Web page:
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Class keys

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When you define concrete classes, you can add keys to identify the classes. You can add the keys when you create a class, or you can update the keys later.

Every instance of a concrete class includes a key formed from the value of the properties that the class contains. The value is unique within the class or class group. For example, your system can contain only one instance of the Data-Admin-Operator-ID class with an ID value of SampleID. Similarly, your system can contain only one HTML fragment rule named MyFragment in the same ruleset and version.

The properties that form the key might apply to the concrete class itself, or to a parent class. For rule instances, the system appends the ruleset and version as part of the internal key.

Pega Platform looks in three places to learn which property values to connect to, and in what order, to form the unique key. The system assembles keys the first time it saves an instance:

  • For a concrete class that does not belong to a class group, the system first examines the Keys array of the Class form. If this array is not empty, it forms a key by connecting the values of the properties identified in that array.
  • If the Keys array of a class is empty, the system uses class inheritance to locate a superclass for which the Keys array on the Class form is not blank. When the system finds such a class, it connects the values of the properties in that Keys array, and forms the key.
  • For a concrete class that does belong to a class group, the system forms a key based on properties in the Keys array of the Class Group form. As a result, the system ignores any information in the Keys array of the Class form.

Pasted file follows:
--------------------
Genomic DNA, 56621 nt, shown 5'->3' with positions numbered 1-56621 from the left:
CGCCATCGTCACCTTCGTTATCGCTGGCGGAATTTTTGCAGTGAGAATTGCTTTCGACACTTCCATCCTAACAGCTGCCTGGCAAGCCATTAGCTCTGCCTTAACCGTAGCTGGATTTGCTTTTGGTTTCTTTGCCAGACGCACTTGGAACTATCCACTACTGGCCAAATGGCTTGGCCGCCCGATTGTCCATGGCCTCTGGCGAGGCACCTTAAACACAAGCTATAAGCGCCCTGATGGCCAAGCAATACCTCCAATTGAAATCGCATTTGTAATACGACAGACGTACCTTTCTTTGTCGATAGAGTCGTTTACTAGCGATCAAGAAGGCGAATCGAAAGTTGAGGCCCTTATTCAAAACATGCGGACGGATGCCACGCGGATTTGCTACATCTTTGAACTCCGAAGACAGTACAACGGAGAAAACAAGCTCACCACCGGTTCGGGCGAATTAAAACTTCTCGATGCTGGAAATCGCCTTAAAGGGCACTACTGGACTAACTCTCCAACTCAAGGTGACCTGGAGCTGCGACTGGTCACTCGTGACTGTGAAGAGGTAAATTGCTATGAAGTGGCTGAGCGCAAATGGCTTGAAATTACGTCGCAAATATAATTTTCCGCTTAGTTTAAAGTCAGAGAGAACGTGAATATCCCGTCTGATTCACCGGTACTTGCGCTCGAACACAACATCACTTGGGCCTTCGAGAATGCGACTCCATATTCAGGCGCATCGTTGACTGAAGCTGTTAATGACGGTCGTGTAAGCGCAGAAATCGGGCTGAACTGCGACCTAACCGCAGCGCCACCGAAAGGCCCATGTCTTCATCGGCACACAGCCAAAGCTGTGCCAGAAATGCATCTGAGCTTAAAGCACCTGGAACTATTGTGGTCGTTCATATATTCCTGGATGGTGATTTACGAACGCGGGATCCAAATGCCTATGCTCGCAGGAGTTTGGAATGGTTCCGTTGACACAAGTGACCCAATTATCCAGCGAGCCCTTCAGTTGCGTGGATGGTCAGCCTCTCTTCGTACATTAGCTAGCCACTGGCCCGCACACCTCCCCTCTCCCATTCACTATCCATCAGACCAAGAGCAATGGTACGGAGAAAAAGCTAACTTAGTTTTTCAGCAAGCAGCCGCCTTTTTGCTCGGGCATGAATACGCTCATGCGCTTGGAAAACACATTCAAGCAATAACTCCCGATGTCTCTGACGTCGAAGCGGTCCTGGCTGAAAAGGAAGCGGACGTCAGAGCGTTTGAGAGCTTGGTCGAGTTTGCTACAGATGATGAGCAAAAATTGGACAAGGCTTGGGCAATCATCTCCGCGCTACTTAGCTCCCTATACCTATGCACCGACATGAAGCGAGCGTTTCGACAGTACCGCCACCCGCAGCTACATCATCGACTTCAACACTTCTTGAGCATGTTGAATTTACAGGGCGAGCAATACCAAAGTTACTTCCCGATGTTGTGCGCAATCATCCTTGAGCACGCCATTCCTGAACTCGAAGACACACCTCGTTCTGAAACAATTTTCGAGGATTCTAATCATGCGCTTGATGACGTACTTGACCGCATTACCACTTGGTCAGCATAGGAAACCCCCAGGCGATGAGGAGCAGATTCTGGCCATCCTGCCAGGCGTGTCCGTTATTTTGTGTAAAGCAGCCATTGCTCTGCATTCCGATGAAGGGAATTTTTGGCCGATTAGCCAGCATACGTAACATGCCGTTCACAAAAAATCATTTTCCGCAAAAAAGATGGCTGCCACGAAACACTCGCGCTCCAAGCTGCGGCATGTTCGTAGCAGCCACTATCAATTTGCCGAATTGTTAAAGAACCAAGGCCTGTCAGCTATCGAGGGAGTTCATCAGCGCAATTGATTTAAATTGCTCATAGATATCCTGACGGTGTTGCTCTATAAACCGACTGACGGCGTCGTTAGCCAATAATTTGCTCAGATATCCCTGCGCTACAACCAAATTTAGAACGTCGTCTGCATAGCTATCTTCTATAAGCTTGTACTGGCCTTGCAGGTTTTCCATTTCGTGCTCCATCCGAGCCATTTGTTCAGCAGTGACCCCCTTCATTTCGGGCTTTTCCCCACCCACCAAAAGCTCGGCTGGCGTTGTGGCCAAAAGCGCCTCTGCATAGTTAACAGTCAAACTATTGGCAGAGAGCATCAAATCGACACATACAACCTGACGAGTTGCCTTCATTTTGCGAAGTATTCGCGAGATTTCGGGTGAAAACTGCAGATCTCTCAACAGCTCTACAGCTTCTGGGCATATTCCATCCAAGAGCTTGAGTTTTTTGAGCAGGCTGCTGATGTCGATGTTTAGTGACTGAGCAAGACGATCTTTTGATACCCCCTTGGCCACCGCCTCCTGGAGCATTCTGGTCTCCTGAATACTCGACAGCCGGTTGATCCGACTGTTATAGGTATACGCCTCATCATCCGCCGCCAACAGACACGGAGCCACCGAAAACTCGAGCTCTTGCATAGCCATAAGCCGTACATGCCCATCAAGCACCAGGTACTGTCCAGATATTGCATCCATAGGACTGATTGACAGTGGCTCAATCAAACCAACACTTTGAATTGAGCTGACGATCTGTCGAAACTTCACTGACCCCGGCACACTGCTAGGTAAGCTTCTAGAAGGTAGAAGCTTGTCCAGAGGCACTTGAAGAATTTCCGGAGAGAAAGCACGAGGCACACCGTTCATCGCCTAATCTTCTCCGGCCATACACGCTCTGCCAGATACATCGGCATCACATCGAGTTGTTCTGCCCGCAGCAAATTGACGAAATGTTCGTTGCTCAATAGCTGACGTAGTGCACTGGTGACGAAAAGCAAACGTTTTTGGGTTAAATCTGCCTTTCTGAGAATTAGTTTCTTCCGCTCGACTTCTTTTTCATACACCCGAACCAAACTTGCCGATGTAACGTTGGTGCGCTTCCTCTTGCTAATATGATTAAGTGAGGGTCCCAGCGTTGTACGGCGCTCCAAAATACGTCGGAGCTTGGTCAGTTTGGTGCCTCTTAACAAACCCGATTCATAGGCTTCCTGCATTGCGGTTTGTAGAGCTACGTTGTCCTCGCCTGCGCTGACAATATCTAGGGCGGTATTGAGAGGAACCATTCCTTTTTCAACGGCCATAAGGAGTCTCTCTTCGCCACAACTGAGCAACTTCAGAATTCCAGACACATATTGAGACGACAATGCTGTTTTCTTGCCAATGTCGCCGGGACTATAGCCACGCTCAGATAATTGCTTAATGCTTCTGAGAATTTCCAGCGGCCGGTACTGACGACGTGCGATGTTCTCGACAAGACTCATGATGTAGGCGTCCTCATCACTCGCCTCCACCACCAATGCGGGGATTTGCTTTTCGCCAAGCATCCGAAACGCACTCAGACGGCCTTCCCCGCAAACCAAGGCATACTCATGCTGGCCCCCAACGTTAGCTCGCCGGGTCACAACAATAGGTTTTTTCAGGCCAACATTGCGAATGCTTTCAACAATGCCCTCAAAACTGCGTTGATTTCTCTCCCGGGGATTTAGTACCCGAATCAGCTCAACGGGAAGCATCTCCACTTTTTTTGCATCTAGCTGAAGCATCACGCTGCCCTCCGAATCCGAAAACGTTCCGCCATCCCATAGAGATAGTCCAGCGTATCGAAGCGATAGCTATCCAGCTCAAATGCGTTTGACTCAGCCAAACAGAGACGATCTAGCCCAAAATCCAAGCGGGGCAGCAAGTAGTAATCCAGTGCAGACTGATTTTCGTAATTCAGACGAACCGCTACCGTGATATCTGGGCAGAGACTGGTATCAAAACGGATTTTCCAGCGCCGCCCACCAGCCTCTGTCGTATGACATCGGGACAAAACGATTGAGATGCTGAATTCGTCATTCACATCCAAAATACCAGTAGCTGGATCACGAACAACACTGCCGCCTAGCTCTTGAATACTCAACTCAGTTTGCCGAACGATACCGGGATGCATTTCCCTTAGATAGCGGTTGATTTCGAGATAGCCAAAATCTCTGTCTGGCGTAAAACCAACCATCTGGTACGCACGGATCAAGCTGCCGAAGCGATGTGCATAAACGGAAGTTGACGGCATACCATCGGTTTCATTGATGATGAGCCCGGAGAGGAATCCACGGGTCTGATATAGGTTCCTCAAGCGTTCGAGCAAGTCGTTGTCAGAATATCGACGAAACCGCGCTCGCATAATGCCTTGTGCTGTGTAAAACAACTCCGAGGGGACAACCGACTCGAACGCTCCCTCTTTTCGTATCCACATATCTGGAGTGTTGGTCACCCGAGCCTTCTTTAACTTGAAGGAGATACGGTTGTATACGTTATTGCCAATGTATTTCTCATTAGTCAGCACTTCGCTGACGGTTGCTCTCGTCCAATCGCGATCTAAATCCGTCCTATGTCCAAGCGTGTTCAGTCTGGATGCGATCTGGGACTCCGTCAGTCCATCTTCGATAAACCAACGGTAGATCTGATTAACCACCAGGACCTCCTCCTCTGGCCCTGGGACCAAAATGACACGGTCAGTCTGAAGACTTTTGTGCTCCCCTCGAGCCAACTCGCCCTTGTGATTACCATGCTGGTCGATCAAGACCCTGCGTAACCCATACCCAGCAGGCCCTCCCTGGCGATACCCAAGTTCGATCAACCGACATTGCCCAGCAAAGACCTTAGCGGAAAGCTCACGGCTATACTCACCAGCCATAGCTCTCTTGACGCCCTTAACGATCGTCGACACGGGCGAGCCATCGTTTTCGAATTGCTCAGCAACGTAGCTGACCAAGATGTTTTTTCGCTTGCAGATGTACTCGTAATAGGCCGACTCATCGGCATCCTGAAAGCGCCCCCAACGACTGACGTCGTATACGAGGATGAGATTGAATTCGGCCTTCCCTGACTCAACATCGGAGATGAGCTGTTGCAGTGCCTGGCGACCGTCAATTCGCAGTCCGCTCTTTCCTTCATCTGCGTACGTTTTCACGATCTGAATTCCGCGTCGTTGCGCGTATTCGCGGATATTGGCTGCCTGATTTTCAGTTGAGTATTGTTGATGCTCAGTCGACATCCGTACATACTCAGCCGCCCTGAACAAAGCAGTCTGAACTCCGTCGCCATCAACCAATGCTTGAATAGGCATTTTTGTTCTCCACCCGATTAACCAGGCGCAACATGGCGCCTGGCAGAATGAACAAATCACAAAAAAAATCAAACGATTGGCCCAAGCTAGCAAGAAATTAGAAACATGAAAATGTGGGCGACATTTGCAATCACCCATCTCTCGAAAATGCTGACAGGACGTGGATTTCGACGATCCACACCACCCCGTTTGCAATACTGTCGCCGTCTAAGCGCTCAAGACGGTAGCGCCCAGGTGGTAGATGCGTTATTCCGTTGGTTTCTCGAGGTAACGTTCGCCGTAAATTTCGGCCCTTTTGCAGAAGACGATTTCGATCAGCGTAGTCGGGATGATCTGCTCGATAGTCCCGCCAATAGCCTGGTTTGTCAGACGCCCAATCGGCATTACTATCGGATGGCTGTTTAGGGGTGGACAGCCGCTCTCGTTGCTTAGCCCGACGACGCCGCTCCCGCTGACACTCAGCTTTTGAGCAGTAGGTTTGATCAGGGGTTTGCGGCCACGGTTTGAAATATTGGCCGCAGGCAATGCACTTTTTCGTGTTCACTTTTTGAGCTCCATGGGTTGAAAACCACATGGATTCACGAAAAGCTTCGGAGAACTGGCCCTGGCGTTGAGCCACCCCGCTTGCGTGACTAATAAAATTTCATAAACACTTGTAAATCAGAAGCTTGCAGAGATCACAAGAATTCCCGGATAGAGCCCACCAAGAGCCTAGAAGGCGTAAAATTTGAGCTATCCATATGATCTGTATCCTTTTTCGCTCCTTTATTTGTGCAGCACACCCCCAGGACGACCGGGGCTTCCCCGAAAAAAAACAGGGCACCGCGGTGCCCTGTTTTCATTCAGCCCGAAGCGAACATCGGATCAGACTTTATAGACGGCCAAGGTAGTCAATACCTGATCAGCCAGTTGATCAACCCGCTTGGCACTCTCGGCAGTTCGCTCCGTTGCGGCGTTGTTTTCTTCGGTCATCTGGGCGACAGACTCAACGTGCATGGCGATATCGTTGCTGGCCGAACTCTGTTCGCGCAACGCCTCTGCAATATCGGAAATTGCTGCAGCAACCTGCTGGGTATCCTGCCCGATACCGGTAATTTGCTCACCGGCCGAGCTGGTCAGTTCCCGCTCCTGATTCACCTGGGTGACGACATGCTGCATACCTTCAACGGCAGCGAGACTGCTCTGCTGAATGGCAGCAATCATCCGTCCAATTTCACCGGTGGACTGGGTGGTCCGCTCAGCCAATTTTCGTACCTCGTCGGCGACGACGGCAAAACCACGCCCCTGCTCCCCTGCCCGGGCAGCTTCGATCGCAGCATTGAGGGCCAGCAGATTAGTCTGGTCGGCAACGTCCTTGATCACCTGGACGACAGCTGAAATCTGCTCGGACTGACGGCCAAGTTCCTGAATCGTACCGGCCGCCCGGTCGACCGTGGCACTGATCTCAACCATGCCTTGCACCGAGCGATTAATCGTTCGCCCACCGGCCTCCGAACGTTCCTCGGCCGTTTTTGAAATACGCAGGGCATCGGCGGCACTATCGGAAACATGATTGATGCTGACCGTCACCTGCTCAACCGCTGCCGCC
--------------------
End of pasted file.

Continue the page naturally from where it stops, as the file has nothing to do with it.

When you add keys to a class, consider the following factors:

  • The system creates both a new class and single value properties of the Text type when you enter the property names into the Keys array, before you save the Class form for the first time. If you want to apply one or more already-defined properties as key properties to a super class of this class, enter the already-defined properties after you save the Class form.
  • For concrete classes derived from the Log- base class, the property pxCreateDateTime is usually the final or only key part. In some high-volume systems, two log events might occur in the same millisecond. If this can occur in your Log- class, choose additional properties to ensure uniqueness.
  • For concrete classes derived from the Index- base class, enter the properties pxInsIndexedKey, pxIndexCount, and pxIndexPurpose in that order. Avoid using any other properties in the key.
  • For external classes, use of properties with a Type value of Date, Time, DateTime, or Double as key parts might introduce rounding or uniqueness issues. Review the data representation on the external database that you use, to confirm that it maps one-to-one with the Pega Platform representation.
  • If two or more properties form the key, the order of rows in the Keys array is significant. Consider which order is likely to produce a natural or frequently presented sort order in reporting or searching.

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